In seconds, the train to San Francisco came to a halt. We were spending the weekend with Sydney's mom who says she's an artist. But, I know better. I'm certain she's a spy.

Saturday, May 23, 2015

Random Scenes: Don't Slam the Door!

Don't Slam the Door!
by Su-sieee! Mac
S-L-A-M !!


“I’m sorry, Ma,” said the tiny young girl. “I forgot.”

“One of these days, Alessa, something terribly awful will happen when you slam that door,” said her mom.

“Yes, Mom,” Alessa said, thinking that was just too silly of an idea. Still, it did frighten Alessa a little and she stopped slamming the door. 

Then, one day she forgot.

S-L-A-M !!

The building shook.

Things tumbled off the shelves and walls.

The trees and the houses rocked and rolled.

The bridges collapsed.

The roads crumbled.

The cities fell apart.

The water in the bay shook. 

The mountain tops blew off.

All over the world, the crusts moved and shook and sunk and rose.

The earth spun off its wobble.

It bumped into the moon, next into Mars, and then into Jupiter.

Earth bounced back towards the sun, sucking up all the other planets of the solar system.

The sun and all the planets exploded and swirled into a swirl, swirling, swirling, swirling and collapsing into a black hole.

Everything was pitch black. Silent.

Please, please, please.

Don’t slam the door.

Monday, May 18, 2015

Random Scenes: A Surprise Visit

Ago  (Ah-go) watched the water slowly run towards the end of the bittermelon row. When he was finished watering all the rows, maybe he would drive to the Senior Center for lunch. The food was okay. The best part was talking with his friends.

Someone was bound to ask him about Song. "Have you heard from her?" "Where is she now?" Although it has been weeks since she left,  a few of his compadres still shook their heads in disbelief that his single daughter was criss-crossing the United States in her small yellow car. Young, unmarried women don't do that, according to them. Not  in the Philippines. Not even in the United States. "Times are different," one friend, usually Danny or Pablo, said. "Song is tough and level-headed. She can handle trouble."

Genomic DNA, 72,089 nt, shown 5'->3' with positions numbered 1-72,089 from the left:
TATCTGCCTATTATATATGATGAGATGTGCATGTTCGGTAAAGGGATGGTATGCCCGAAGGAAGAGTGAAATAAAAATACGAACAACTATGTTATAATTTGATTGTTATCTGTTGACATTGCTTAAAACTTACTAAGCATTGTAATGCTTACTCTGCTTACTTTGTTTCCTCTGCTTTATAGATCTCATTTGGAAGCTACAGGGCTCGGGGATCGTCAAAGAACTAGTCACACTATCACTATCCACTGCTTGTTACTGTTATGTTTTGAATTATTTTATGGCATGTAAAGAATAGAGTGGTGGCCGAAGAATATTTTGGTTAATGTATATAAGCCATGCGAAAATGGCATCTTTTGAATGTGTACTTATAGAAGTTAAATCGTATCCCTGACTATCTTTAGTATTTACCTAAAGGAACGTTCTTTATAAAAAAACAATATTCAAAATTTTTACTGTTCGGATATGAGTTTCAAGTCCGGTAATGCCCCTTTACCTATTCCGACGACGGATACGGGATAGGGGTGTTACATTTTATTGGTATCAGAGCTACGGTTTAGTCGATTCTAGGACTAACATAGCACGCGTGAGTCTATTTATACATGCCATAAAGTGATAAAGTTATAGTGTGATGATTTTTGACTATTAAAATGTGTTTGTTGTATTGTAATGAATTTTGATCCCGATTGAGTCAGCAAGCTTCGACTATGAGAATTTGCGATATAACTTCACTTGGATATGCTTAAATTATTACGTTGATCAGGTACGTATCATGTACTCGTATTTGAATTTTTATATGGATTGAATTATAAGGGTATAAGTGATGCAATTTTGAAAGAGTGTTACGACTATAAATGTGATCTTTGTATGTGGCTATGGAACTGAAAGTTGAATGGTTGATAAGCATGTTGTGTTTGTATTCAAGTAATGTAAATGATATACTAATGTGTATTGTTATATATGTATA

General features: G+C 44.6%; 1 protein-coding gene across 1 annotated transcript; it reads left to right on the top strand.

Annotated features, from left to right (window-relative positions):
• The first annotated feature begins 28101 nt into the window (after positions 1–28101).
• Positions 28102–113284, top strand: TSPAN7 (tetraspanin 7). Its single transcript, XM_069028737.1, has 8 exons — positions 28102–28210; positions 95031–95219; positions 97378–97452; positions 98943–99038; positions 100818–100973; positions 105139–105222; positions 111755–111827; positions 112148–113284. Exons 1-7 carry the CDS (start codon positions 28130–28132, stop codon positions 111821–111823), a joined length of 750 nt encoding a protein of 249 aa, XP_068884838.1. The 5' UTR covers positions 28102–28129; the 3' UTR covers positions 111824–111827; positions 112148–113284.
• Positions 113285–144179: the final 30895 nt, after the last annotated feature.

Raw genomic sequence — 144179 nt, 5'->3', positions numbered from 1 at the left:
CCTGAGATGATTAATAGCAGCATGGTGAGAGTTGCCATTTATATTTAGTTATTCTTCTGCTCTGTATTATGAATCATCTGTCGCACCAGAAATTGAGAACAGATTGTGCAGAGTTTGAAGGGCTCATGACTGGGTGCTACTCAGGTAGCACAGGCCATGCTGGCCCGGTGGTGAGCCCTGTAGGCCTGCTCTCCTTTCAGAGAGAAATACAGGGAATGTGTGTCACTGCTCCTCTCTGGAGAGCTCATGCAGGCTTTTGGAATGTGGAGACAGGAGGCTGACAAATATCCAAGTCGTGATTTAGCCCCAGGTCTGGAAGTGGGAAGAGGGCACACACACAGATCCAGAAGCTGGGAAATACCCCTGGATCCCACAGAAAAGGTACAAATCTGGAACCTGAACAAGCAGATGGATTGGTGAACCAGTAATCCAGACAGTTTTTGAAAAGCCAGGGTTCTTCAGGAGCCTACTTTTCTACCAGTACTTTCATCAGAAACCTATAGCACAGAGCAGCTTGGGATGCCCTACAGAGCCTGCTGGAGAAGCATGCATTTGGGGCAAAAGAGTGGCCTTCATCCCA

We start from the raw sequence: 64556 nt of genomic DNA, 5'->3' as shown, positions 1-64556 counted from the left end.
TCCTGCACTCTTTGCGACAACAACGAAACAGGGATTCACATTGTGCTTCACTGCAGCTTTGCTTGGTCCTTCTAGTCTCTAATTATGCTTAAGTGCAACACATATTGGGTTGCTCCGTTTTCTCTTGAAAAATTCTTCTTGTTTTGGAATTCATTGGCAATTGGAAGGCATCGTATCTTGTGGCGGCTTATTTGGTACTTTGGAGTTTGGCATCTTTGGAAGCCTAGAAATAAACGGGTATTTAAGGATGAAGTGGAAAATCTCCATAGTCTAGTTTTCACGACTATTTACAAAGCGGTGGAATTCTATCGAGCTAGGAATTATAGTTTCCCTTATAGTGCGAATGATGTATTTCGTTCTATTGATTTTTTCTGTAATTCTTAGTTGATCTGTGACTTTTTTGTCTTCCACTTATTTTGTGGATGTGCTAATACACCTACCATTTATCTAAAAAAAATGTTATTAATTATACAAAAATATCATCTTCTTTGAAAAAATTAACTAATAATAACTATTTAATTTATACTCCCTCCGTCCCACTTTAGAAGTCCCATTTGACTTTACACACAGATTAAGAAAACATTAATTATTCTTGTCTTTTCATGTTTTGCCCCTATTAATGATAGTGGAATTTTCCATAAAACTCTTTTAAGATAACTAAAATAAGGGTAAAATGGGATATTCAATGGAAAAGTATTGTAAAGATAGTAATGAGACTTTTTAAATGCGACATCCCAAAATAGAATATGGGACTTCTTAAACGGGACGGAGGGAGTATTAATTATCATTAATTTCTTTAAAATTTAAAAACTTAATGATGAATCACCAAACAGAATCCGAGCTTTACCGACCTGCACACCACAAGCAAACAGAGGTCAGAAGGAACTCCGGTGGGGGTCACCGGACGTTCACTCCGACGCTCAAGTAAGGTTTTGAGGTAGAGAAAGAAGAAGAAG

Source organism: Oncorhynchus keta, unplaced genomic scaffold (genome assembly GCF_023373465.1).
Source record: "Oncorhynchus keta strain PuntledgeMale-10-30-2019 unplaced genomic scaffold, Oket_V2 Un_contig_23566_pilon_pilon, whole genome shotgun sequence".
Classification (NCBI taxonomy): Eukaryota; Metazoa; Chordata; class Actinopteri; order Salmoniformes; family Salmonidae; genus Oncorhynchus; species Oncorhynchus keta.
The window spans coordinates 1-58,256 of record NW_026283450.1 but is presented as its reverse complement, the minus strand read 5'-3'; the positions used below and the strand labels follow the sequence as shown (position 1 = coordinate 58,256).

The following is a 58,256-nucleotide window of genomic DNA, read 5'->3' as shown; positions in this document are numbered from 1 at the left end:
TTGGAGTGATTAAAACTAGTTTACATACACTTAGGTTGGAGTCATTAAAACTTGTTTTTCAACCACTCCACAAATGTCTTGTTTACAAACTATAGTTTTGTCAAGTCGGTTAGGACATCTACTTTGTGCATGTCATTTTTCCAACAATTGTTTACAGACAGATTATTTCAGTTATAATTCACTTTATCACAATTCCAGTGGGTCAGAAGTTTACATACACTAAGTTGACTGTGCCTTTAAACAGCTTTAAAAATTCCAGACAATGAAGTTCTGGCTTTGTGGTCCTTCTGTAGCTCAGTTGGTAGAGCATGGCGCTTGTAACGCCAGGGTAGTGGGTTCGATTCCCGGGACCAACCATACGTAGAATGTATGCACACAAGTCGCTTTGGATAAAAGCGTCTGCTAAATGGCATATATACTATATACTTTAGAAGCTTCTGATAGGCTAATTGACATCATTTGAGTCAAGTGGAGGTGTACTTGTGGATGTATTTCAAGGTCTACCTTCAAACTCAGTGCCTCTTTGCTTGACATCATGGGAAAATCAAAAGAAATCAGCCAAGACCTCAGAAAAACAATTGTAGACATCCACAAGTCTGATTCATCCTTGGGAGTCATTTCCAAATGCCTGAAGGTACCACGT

Level-headed, yes, thought Ago, pulling up a weed between the vegetable rows. Tough? Her mother, the Old Lady, thought Song was tough because she talked back. He didn't see it that way. Song defended her actions. Maybe that was a sign of toughness. He preferred to not think any harm would come to his daughter on her trip. Ago moved the water hose to the last row.

At the beginning of May, Song came home for a visit from college. "I'm going to drive across the country with a girlfriend when school is over," she announced. "We're going to New York where her family lives. Be back sometime in July."

Ago and the Old Lady did not want her to go, but they had no say about it. Song was 20 years old. Her life was already hers. She was living on her own in San Francisco, working while going to school. She had shown herself capable of taking long drives by herself to see her friends in Southern California. And, last year, he saw for himself how she took care of things when the two of them traveled to his home town in the Philippines.

Still, Ago worried about his daughter, hoping the best for her every moment. Maybe he would skip the Senior Center today.

"Hello! Hello! Daddy are you out here?"

Ago stood.  Could he believe his eyes? He ran towards the house, calling, "Song, is that you? Are you home now?"
Hello Dear Readers,

I'm trying something new -- drafting very short shorts of fiction, personal memoirs, or a mixture of both. All random stuff until something shows itself, if it does. I'm not sure if it'll be a regular feature. For now, let's just see what happens. 

Have a wonderful day,
Su-sieee! Mac

Saturday, May 16, 2015

Another Rambling Saturday

The greatest thing that happened this past week was Rainy Thursday. It rained throughout the day and night. And, at one point, it came down in buckets. Of course, I had to go outside and take photos. I got totally drenched, and loved every huge raindrop that my tee-shirt absorbed.